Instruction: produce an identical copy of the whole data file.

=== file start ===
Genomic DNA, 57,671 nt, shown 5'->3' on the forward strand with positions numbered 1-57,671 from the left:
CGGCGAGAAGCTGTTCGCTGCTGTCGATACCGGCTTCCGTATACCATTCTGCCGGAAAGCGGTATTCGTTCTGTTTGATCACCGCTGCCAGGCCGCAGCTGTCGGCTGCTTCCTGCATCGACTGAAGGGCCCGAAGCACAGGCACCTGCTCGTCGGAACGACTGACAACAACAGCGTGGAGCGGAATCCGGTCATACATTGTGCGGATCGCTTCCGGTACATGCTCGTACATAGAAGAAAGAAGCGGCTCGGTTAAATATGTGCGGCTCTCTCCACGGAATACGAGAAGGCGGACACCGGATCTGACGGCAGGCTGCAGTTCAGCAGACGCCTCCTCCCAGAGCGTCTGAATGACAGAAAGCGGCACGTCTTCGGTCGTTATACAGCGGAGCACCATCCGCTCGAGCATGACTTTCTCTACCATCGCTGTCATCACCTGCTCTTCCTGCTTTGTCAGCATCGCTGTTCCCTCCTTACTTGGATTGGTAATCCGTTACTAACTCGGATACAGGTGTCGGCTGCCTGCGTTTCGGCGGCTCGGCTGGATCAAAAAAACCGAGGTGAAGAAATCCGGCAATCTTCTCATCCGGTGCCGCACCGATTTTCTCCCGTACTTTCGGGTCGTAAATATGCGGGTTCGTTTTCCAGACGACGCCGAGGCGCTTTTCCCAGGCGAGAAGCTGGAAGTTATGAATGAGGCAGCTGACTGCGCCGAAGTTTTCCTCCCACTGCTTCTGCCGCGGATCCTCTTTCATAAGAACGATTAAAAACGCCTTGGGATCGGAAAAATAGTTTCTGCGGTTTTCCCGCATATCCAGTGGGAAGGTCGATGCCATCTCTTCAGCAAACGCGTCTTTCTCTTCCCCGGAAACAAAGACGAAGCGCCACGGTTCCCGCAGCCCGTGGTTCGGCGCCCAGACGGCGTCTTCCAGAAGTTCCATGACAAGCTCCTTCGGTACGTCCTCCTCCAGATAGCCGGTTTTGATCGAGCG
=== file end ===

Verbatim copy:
Genomic DNA, 57,671 nt, shown 5'->3' on the forward strand with positions numbered 1-57,671 from the left:
CGGCGAGAAGCTGTTCGCTGCTGTCGATACCGGCTTCCGTATACCATTCTGCCGGAAAGCGGTATTCGTTCTGTTTGATCACCGCTGCCAGGCCGCAGCTGTCGGCTGCTTCCTGCATCGACTGAAGGGCCCGAAGCACAGGCACCTGCTCGTCGGAACGACTGACAACAACAGCGTGGAGCGGAATCCGGTCATACATTGTGCGGATCGCTTCCGGTACATGCTCGTACATAGAAGAAAGAAGCGGCTCGGTTAAATATGTGCGGCTCTCTCCACGGAATACGAGAAGGCGGACACCGGATCTGACGGCAGGCTGCAGTTCAGCAGACGCCTCCTCCCAGAGCGTCTGAATGACAGAAAGCGGCACGTCTTCGGTCGTTATACAGCGGAGCACCATCCGCTCGAGCATGACTTTCTCTACCATCGCTGTCATCACCTGCTCTTCCTGCTTTGTCAGCATCGCTGTTCCCTCCTTACTTGGATTGGTAATCCGTTACTAACTCGGATACAGGTGTCGGCTGCCTGCGTTTCGGCGGCTCGGCTGGATCAAAAAAACCGAGGTGAAGAAATCCGGCAATCTTCTCATCCGGTGCCGCACCGATTTTCTCCCGTACTTTCGGGTCGTAAATATGCGGGTTCGTTTTCCAGACGACGCCGAGGCGCTTTTCCCAGGCGAGAAGCTGGAAGTTATGAATGAGGCAGCTGACTGCGCCGAAGTTTTCCTCCCACTGCTTCTGCCGCGGATCCTCTTTCATAAGAACGATTAAAAACGCCTTGGGATCGGAAAAATAGTTTCTGCGGTTTTCCCGCATATCCAGTGGGAAGGTCGATGCCATCTCTTCAGCAAACGCGTCTTTCTCTTCCCCGGAAACAAAGACGAAGCGCCACGGTTCCCGCAGCCCGTGGTTCGGCGCCCAGACGGCGTCTTCCAGAAGTTCCATGACAAGCTCCTTCGGTACGTCCTCCTCCAGATAGCCGGTTTTGATCGAGCG